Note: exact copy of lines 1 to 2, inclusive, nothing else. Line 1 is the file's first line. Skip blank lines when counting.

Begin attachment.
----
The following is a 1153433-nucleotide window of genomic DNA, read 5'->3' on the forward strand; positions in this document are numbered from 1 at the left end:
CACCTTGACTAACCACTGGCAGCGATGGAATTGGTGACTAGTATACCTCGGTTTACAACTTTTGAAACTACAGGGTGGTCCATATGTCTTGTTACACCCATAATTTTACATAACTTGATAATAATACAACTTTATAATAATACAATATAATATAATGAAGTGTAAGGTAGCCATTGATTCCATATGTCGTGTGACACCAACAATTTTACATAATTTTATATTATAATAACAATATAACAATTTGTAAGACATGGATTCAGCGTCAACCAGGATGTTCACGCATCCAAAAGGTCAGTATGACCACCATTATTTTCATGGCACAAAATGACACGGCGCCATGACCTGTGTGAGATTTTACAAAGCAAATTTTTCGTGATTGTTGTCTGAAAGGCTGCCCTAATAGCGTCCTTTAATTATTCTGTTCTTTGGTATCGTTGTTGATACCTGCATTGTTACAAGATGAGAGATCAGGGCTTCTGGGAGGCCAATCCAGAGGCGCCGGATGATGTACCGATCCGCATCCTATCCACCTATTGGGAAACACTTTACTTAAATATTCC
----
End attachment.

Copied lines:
The following is a 1153433-nucleotide window of genomic DNA, read 5'->3' on the forward strand; positions in this document are numbered from 1 at the left end:
CACCTTGACTAACCACTGGCAGCGATGGAATTGGTGACTAGTATACCTCGGTTTACAACTTTTGAAACTACAGGGTGGTCCATATGTCTTGTTACACCCATAATTTTACATAACTTGATAATAATACAACTTTATAATAATACAATATAATATAATGAAGTGTAAGGTAGCCATTGATTCCATATGTCGTGTGACACCAACAATTTTACATAATTTTATATTATAATAACAATATAACAATTTGTAAGACATGGATTCAGCGTCAACCAGGATGTTCACGCATCCAAAAGGTCAGTATGACCACCATTATTTTCATGGCACAAAATGACACGGCGCCATGACCTGTGTGAGATTTTACAAAGCAAATTTTTCGTGATTGTTGTCTGAAAGGCTGCCCTAATAGCGTCCTTTAATTATTCTGTTCTTTGGTATCGTTGTTGATACCTGCATTGTTACAAGATGAGAGATCAGGGCTTCTGGGAGGCCAATCCAGAGGCGCCGGATGATGTACCGATCCGCATCCTATCCACCTATTGGGAAACACTTTACTTAAATATTCC